• by MobyDisk (75490) on Tuesday March 09, 2010 @04:46PM (#31419686) Homepage

    Just download http:///www.amilegit.com.ru/legit_app_detector__win32_trojanfree!!!!.exe [amilegit.com.ru] and it will scan the app and tell you if it is legitimate.

  • > So my question is, where can you go to find out if something is legitimate?

    "apt-cache search " works for me, though you may prefer aptitude or synaptic.

    You can, of course, trust the Ubuntu archive as well. Debian-multimedia is ok too, though it is unofficial.

  • Now, this ain't bulletproof but it's a start.

    1) Download autoruns [microsoft.com], run it, take a look at what it finds.
    2) Think something is suspicious? Upload to Virus Total [virustotal.com].
    3) Act accordingly

    It's anything but foolproof and there are a LOT of things that will slip past, but it's a good way to start without having to know anything about software.

  • If it isn't used frequently for a specific purpose, its not a specific tool for their computer use. Remove it and install foxit, and also install an anti-malware program and run it anyways.

    Malwarebytes and Foxit are both fairly small, I don't think dialup should be an issue here.

  • by Zadaz (950521) on Tuesday March 09, 2010 @05:33PM (#31420280)

    If they (or you) can't tell then running Antivirus and Malware detection isn't "too heavy consider" it's mandatory, even if it means a few hours on dialup. If they can download the crapware they can download the AV.

    (And you're being overly dramatic. Daily updates should take a few minutes to download at most, even on dialup.)

    If the King can't afford a food taster then he gets poisoned or he starves to death.

  • by pongo000 (97357) on Tuesday March 09, 2010 @05:55PM (#31420556)

    ...I pretty much stick with Malwarebytes [malwarebytes.org], CCleaner [ccleaner.com], SpywareBlaster [javacoolsoftware.com], and MSE [microsoft.com].

    Actually, I got this tip off another /. post...researched each (non-MS) application, determined for myself that they were legit, and have not looked back. In fact, I just spent a few minutes last night eradicating the trojan "Microsoft" Antivirus 2010 on a friend's computer using the Malwarebytes app on a USB. Worked like a charm.

    But don't take my word for it...do your own evaluation. I think you'll like what you find.

  • Free Virus Scanner (Score:3, Informative)

    by hduff (570443) <hoytduffNO@SPAMgmail.com> on Tuesday March 09, 2010 @06:02PM (#31420640) Homepage Journal
    Get the ISO from http://trinityhome.org/Home/index.php?wpid=1&front_id=12 [trinityhome.org] for the Trinity Rescue Kit. Run it. Update it and save the updated ISO image. Burn that to a CD and give it to your friend. He can run it and disinfect his computer without an Internet connection. Give him an updated CD every month.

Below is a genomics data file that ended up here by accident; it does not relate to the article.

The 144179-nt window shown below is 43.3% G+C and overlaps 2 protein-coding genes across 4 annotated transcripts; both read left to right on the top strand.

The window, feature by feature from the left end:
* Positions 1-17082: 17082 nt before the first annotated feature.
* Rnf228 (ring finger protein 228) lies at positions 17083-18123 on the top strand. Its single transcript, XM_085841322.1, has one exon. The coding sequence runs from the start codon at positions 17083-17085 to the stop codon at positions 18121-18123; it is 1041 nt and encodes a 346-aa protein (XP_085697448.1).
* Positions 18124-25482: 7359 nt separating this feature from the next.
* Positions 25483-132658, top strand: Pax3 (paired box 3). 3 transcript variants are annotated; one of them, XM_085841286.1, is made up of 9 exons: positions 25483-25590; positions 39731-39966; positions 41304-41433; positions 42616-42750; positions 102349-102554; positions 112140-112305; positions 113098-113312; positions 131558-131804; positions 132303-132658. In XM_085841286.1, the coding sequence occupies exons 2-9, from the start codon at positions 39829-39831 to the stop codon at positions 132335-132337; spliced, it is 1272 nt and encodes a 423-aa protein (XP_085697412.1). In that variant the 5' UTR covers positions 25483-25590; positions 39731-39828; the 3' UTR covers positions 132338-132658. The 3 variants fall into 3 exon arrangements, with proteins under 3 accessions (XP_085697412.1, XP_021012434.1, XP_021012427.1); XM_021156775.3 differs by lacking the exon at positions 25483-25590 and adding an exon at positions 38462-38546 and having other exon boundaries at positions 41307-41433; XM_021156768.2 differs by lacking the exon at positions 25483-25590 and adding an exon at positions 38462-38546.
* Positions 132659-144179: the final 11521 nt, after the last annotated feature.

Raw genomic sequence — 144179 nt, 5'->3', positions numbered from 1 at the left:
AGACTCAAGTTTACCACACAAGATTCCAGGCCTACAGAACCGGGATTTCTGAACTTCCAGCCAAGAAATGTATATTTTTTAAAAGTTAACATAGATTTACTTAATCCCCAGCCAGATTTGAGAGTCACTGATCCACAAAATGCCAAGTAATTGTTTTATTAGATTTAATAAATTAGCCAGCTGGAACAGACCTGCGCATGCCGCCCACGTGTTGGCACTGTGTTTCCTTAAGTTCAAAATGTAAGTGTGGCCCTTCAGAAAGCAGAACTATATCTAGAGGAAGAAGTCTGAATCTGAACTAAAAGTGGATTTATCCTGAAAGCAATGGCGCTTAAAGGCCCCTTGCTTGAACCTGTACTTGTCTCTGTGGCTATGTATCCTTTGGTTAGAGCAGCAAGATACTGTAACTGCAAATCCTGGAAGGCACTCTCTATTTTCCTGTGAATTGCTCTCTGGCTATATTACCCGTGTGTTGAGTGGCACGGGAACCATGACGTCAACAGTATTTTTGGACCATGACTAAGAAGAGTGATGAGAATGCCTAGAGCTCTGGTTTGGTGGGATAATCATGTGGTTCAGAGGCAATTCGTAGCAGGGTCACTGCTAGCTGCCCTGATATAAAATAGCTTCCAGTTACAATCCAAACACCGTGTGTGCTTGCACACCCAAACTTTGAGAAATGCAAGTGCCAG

• by hairyfeet (841228) <bassbeast1968@@@gmail...com> on Tuesday March 09, 2010 @07:32PM (#31421506) Journal

    You can get one at Big lots for $10 for a 4Gb, or if you check with surpluscomputers [surpluscomputers.com] occasionally you can get bundles of 1Gb to 2Gb sticks for dirt cheap. So get a really cheap stick and then get the Computer Repair Utility Toolkit V2 [depositfiles.com] which is like the Swiss Army Knife of PC Tools. So much more than simple malware repair it has fixes for networking, file recovery,info, scripts and tweaks, and it is simple to add you own. Just add Malwarebytes Antimalware and portable Firefox along with updating the included ClamAV and you have a one stop PC shop in your pocket.

    but trying to guess what is a nasty and what ain't, especially when dealing with dialup, is simply a fool's game. There are literally thousands of new pieces of nasty released every day, and even if you guess right on this one there is no telling what else could be on that machine. Take the Toolkit I linked to above, add installers for Comodo AV and MalwareBytes, along with the latest Firefox, and simply stick the flash on your keyring and be done with it. Just plug the stick into any PC USB port once a week to update it and you have a full toolset in your pocket. So what if you don't do it everyday? The few times you DO run into something like this you will be able to handle it easily and look like a genius at the same time, all for a few dollar flash stick and less than 5 minutes a week.

  • by wealthychef (584778) on Tuesday March 09, 2010 @08:02PM (#31421736)
    I call bullshit on the premise. If the user has bandwidth enough to download malware, he has bandwidth enough to download malware detection software and updates.